All sides want to maintain rate integrity amid bloating supply, but hotel owners and operators in the Middle East appear to uphold different arguments in the battle for survival, distribution and market share.
ABU DHABI, United Arab Emirates—Oversupply is a dilemma the Middle East is coming to grips with for the first time since its meteoric hotel industry rise, according to sources.
Among the solutions to weathering oversupply, hoteliers must weigh participating in the race to the bottom of the average-daily-rate curve or cutting costs to be leaner businesses until the supply is absorbed.
Play with rate
At a session titled “Dealing with the oversupply crunch” at The Gulf & Indian Ocean Hotel Investors’ Summit, panelists said the first question hoteliers need to ask themselves is why customers would choose their particular properties.
“Repositioning, rather than cutting rates,” said Claudio Capaccioli, SVP of development and asset management at NH Hotels. “We have to provide more value for money (and) invest in the product.”
Anil Bhardwaj, director of AA Almoosa Enterprises—which contains Golden Sands Hotels, an owner of nine United Arab Emirates’ hotels—said now is a good time to renovate.
“When rates are falling as they are, you have to start to react to that,” Bhardwaj said. “Firstly, how do you minimize that fall, and the other challenge in Dubai is the F&B crisis, which again partly is due to oversupply. So maybe we look at half-board of full board, micro steps.
“One thing operators do not pull their weight behind is finding new markets. Take the four or so largest players, with such large presences and networks. … Cannot they look at new markets? They do not do that.”
Jake Stein, senior director of owner relations at Expedia, said experiences are the biggest differentiators.
“The industry can hold rates if you look to the long term, but, I agree, we need to find good value-add,” Stein said. “The most important thing is for hotels to provide unique, connecting experiences for guests that they cannot buy. This connects with your customers and your rates.”
Bhardwaj said one advantage several markets in the Middle East have is that their governments are supportive of the industry.
“We all have a silent partner in the government, which sees tourism as a major driver,” Bhardwaj said.
Play with costs
Another option is to cut costs to improve the bottom line, panelists said.
Bhardwaj said the hotel industry has never been good at doing this. He championed zero-based budgeting, in which every expense is justified and agreed to at the start of each quarter or other mandated period.
“I come from finance, and I hate to say this but the industry is very weak on the cost side,” he said. “I have to explain what is zero-based budgeting to CFOs that started as GMs, and operators, even with a year or two to sort it out, never have. And with ADR falling, owners are becoming very concerned.”
Stuart Etherington, VP of hospitality assets at Dubai Holding, said he advocated more incentivizing for operators in the region such as placing earnings before interest, tax, depreciation and amortization performance clauses into hotel management agreements.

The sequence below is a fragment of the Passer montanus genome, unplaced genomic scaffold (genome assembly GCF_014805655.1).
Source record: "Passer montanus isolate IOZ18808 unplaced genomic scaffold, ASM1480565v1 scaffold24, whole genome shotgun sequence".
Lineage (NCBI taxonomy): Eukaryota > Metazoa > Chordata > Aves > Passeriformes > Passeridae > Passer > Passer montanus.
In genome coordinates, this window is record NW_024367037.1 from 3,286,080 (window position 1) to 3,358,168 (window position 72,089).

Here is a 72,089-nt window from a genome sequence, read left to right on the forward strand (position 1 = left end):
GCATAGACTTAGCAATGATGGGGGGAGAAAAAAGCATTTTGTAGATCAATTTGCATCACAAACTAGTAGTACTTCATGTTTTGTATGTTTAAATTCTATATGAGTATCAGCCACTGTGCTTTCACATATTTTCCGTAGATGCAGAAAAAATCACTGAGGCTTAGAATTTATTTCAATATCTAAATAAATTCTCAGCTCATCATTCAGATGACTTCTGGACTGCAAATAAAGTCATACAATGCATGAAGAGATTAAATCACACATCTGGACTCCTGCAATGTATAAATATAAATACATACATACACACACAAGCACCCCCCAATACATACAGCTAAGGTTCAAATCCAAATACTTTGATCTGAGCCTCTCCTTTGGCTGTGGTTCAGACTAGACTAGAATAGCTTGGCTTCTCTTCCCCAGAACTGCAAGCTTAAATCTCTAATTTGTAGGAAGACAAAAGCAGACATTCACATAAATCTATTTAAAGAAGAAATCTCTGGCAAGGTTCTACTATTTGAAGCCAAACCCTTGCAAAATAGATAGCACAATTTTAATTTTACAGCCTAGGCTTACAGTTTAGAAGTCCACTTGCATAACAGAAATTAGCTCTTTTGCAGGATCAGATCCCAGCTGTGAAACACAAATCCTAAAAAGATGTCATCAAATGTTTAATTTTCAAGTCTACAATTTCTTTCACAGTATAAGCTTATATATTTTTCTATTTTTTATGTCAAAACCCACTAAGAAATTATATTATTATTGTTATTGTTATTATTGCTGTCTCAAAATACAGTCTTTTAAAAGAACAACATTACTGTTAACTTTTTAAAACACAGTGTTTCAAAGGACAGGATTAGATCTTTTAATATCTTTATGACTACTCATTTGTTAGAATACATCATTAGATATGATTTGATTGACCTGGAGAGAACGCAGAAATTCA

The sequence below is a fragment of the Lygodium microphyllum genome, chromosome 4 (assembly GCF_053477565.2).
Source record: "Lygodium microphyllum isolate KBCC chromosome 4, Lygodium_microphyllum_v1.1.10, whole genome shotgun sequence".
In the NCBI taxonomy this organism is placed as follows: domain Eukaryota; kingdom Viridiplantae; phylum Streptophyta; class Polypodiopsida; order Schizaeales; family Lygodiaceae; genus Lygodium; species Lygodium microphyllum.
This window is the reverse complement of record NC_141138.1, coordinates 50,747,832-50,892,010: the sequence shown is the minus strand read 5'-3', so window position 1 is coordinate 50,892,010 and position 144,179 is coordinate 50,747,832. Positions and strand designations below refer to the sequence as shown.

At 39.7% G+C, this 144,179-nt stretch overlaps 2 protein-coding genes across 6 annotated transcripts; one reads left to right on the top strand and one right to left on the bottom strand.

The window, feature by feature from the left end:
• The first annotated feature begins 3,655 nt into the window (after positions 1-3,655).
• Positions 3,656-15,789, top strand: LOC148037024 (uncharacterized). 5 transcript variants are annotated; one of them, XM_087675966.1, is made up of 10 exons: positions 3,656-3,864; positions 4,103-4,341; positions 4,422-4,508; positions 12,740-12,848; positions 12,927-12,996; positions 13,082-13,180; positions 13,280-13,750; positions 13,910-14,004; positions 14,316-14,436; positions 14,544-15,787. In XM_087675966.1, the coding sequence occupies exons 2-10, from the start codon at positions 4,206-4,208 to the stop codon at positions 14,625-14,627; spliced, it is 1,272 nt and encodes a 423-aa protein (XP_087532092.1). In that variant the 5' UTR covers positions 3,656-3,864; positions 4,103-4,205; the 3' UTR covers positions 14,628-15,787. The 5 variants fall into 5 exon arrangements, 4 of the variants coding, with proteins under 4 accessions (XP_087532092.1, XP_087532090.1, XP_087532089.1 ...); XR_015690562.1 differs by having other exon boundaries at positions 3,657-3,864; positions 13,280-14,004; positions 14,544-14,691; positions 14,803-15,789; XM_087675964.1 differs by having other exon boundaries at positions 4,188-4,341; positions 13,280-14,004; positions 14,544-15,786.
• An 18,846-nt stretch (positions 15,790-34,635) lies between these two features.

“They will be incentivized,” Etherington said. “Costs can be cut. If your (personal assistant) has a secretary, there is something wrong.”
Etherington said barriers do exist in securing high-level management in the Middle East.
“There are challenges around visas, but it is not like it was in the 1990s,” he said. “Mostly (cutting expenses) is about mentality.”
Capaccioli said Middle East hotels average more employees per room than other global regions, and that’s not sustainable.
“In Europe, the average is 0.3 employees per room, and then I came here, it was five, although now it is nearer one,” he said. “But still we do track how long it takes for every employee to do every task, and this is not just in housekeeping, but also front office.
“Margins have increased year after year, but it requires human resources to break down the policies, and with IT coming in (to help).”
Play with, or slay, OTAs
Hoteliers in the Middle East are reliant on the OTAs, panelists said, and that comes at a price.
“It is the hotel operators’ inability to help pay the rent that gives OTAs all the strength they need,” Etherington said.
He added it is still significantly cheaper to get guests via OTAs, so maybe the solution is to stop asking for help from operators’ sales teams.
“The government is telling us a great deal of demand is from Korea, but how many of us are out looking in Korea?” Etherington said. “OTAs are expensive, but not as much as our own sales and marketing. Should we perhaps shut them down?”
Franchising is also becoming more popular in the Middle East.
“There is a move to franchises, which are cheaper and more efficient. (Franchises) will pick up quite a lot in the region,” Capaccioli said.
“We could use a few more entrepreneurs (in the Middle East),” Etherington said, who added as there was a lack this has fueled the interest in franchises in Saudi Arabia and the UAE, the region’s two largest economies and hotel markets.
“This is being done to cut costs, and it does not have any downside,” Etherington said.
The technology does exist to better target new markets, Stein said.
“Where is the data coming from that tells us where the demand is coming from, and how do we take opportunity of this?” he said. “This is the responsibility of all of us.”